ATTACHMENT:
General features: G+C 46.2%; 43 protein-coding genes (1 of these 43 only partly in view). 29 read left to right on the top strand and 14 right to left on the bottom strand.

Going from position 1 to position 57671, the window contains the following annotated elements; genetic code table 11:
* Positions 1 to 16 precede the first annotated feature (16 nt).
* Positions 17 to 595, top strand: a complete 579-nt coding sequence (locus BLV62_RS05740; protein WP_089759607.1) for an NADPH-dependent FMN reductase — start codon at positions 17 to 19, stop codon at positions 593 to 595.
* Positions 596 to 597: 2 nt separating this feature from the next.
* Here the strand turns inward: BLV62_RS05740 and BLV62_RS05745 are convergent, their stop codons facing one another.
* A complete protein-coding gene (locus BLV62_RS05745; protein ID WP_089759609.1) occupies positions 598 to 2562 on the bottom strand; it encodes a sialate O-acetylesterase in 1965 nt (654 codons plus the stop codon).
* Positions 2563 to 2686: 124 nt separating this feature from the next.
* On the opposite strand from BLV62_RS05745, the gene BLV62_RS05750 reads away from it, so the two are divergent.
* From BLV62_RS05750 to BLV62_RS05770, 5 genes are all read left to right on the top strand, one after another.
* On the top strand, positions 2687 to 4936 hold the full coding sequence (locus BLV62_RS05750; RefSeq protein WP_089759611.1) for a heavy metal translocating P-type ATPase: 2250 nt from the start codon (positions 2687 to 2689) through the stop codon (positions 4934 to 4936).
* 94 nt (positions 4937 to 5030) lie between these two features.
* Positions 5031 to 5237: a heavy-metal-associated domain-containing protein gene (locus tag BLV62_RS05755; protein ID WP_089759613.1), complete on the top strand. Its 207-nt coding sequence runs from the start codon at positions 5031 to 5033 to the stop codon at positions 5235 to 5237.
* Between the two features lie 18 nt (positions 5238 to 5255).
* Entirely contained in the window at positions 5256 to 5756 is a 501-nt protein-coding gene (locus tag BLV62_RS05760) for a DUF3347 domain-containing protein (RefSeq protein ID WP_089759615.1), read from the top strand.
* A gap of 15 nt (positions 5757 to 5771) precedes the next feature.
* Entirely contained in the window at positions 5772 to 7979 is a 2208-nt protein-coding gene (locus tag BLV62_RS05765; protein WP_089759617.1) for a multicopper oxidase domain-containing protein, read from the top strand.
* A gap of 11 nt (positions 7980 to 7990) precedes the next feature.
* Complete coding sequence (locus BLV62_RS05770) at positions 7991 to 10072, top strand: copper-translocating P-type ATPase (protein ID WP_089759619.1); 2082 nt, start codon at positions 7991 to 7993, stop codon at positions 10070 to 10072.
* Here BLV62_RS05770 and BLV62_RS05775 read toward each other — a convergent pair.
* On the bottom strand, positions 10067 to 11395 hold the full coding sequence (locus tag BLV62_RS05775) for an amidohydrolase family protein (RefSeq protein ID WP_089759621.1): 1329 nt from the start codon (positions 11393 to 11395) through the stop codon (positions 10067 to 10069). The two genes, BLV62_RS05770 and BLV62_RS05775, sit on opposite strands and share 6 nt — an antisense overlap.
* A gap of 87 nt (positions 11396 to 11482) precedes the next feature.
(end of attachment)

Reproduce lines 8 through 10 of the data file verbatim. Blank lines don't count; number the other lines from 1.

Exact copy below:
* Positions 2563 to 2686: 124 nt separating this feature from the next.
* On the opposite strand from BLV62_RS05745, the gene BLV62_RS05750 reads away from it, so the two are divergent.
* From BLV62_RS05750 to BLV62_RS05770, 5 genes are all read left to right on the top strand, one after another.